High on the Mother in the Desert
Imagine, if you will, that you are traveling through the reddest, wide-open canyons, surrounded by blazing-red, towering cliffs so red, in fact, that the color seems artificially enhanced. At the foot of the cliffs are dunes of fine powdery sand in the same rich, deep red. You drive for miles and miles through canyons and bluffs and sands, all the while aware that these rock sculptures are the painstaking work of water, earth, and wind, over millions of years. Your jaw drops and stays there because, around each curve and over each crest, a vista more intensely beautiful than the last awaits you.
Now you find yourself among sands in shades of pink at first, a deep pink, a hue slightly fainter than the reds you just left. The pinks lighten as you travel, until you think you must have seen every possible hue between red and near-white. You realize that the cones in your eyes are tired from processing minute transitions from one shade of color to another. (In Bryce Canyon alone, over 60 tints of reds, yellows, and whites have been identified. ) This is hard work, this noticing.
These desert sands, canyon lands, cliffs, and mountains cover the bottom third of the state of Utah, in the western United States. This is the high desert very different from other deserts, such as Death Valley. Elevations run to 11,000 feet and higher. We found snow-covered, closed roads in mid-April, and streams flush with winters plentiful precipitation.
Utah, at least the bottom third of it, is almost continuous national park, national forest, and desert monument. The Navajo reservation runs along much of the border shared with Arizona, and the eastern edge of the state of Utah. Monument Valley (Navajo name: Tse'Bii'Ndzisgaii) a stunning place to be at dusk as the full moon rises is part of the reservation. In that valley, under that full moon, as the cloudless sky darkens from blue to indigo to black, goosebumps spread up my arms, up to my scalp; my heart swells and tears of joy fill my eyes. There is no doubt about why I feel the way I do about the Earth and her natural majesty. Being present in Her presence is a spiritual experience.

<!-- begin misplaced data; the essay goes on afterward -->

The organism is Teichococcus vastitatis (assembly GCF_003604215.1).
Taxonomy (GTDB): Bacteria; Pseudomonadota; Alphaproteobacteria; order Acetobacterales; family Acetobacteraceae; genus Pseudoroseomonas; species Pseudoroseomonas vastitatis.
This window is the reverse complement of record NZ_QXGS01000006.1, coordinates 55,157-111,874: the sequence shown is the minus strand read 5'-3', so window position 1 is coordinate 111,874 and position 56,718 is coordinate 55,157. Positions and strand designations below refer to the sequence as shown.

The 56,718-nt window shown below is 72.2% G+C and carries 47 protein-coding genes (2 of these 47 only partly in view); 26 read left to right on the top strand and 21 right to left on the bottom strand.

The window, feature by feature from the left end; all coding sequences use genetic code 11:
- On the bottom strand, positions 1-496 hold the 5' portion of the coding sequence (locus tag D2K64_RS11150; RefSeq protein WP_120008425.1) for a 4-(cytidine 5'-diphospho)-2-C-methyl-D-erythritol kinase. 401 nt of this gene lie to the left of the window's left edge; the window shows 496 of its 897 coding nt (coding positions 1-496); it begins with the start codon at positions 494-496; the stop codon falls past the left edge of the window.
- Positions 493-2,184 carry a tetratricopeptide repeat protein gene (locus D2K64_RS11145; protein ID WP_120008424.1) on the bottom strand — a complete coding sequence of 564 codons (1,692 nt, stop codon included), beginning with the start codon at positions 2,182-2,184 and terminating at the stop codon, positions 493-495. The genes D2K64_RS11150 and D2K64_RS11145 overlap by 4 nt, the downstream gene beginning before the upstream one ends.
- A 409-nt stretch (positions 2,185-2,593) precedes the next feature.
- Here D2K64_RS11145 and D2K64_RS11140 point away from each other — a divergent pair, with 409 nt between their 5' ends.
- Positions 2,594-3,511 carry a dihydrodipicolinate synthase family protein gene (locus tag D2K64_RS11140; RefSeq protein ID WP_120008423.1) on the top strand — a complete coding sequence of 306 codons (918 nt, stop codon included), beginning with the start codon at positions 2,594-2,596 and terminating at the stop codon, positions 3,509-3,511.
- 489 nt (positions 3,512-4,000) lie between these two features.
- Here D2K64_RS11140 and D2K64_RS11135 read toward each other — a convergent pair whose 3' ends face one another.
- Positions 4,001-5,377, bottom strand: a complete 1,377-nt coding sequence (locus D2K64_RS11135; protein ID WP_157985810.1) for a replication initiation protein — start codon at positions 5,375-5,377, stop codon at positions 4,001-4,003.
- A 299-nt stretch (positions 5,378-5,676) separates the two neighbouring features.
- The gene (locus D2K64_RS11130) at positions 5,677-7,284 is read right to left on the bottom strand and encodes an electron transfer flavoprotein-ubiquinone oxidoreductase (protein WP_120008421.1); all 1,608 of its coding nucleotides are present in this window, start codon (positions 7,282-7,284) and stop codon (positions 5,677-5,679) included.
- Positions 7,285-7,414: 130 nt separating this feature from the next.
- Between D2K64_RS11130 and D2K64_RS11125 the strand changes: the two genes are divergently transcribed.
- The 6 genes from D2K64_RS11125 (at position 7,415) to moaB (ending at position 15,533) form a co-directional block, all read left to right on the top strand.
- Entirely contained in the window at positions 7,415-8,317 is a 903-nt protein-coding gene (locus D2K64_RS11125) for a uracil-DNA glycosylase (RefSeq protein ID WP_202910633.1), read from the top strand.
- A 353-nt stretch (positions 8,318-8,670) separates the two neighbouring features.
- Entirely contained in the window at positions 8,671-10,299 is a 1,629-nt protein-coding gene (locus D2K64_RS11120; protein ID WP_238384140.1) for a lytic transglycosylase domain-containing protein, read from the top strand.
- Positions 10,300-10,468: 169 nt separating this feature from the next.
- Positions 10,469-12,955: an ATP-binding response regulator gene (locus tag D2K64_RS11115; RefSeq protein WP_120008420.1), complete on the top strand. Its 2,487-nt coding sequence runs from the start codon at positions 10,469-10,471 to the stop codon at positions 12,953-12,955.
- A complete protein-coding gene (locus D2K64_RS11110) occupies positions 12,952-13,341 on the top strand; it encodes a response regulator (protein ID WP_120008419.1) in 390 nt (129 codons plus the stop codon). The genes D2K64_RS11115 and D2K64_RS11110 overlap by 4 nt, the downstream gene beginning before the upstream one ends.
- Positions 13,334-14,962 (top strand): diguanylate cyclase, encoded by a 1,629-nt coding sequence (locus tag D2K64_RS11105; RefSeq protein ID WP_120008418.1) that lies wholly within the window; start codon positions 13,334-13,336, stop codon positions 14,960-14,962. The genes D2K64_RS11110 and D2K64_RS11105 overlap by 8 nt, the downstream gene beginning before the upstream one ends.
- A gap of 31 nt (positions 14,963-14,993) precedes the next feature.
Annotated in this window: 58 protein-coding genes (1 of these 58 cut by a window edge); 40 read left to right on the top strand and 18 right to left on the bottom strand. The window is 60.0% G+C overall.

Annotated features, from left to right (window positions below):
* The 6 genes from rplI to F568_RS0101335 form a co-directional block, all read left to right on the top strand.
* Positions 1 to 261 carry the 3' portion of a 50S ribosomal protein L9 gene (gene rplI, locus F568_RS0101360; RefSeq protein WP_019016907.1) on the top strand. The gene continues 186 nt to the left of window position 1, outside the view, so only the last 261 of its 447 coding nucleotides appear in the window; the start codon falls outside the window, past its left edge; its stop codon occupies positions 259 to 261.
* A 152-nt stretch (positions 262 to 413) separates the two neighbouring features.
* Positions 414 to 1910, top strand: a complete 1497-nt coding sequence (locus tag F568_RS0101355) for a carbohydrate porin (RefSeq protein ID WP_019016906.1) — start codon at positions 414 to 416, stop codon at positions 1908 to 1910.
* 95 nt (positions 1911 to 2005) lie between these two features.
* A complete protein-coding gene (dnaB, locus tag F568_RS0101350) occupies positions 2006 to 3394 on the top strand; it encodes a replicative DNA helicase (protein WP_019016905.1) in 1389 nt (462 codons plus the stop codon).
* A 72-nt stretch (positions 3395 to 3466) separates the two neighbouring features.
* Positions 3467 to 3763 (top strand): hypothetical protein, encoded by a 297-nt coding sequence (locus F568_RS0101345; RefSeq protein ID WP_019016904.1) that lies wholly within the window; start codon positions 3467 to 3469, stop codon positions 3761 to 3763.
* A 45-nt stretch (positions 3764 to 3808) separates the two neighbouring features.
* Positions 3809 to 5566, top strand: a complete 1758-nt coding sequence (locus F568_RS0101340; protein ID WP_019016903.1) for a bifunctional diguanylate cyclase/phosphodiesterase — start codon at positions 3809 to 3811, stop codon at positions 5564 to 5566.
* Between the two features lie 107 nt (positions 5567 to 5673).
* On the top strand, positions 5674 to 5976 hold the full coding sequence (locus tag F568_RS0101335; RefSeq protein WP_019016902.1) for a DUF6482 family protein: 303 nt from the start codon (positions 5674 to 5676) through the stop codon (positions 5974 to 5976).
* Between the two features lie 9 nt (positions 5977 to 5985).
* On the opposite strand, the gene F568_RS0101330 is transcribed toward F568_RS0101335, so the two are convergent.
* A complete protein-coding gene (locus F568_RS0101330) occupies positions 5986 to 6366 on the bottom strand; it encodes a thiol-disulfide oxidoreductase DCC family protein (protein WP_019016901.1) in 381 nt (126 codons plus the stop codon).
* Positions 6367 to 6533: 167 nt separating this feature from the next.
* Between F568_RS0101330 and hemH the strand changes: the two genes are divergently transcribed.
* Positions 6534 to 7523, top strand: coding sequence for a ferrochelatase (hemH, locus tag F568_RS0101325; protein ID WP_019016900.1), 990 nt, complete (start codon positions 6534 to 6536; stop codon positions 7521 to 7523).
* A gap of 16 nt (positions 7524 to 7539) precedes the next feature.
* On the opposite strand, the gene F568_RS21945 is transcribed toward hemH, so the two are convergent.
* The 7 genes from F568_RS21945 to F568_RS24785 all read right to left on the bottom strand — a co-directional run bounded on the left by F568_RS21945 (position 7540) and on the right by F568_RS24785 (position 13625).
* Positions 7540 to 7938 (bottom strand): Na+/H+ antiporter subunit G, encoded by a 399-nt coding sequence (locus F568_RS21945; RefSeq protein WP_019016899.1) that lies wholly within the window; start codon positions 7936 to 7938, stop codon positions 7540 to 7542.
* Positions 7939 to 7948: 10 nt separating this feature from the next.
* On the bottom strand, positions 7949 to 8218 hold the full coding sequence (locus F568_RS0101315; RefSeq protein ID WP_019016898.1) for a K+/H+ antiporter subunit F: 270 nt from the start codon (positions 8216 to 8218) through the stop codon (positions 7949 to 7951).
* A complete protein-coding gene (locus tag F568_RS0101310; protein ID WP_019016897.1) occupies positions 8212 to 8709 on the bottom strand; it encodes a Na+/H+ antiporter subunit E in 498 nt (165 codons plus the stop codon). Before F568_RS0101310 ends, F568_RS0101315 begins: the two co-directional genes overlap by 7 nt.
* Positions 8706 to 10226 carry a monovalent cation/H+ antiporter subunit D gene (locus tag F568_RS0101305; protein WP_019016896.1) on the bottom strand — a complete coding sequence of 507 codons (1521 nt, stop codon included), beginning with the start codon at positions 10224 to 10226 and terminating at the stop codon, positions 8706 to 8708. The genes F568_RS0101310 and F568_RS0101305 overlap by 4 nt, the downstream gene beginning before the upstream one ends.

Then you look at a map and see that the conquerors have named one of the living waters Dirty Devil River, and yet another, Crossing of the Fathers. Yet another, a cluster of sharp peaks in Zion National Park, is labeled Court of the Patriarchs. There is absolutely nothing patriarchal about this image, unless, of course, you are completely brainwashed by the patriarchy itself.
If I were naming this immense, majestic Earth cathedral, Id select a name that embodied the communal nature of the grouping, the sheer majesty of the towers, the colors, their relation to the surrounding forms. Why, I might even try to understand what the locals called it. I would listen to them, look at them, and touch them, asking the rocks to tell me what they call themselves. But thats me, a lesbian-feminist Dianic witch, a lover of the Mother in all her configurations.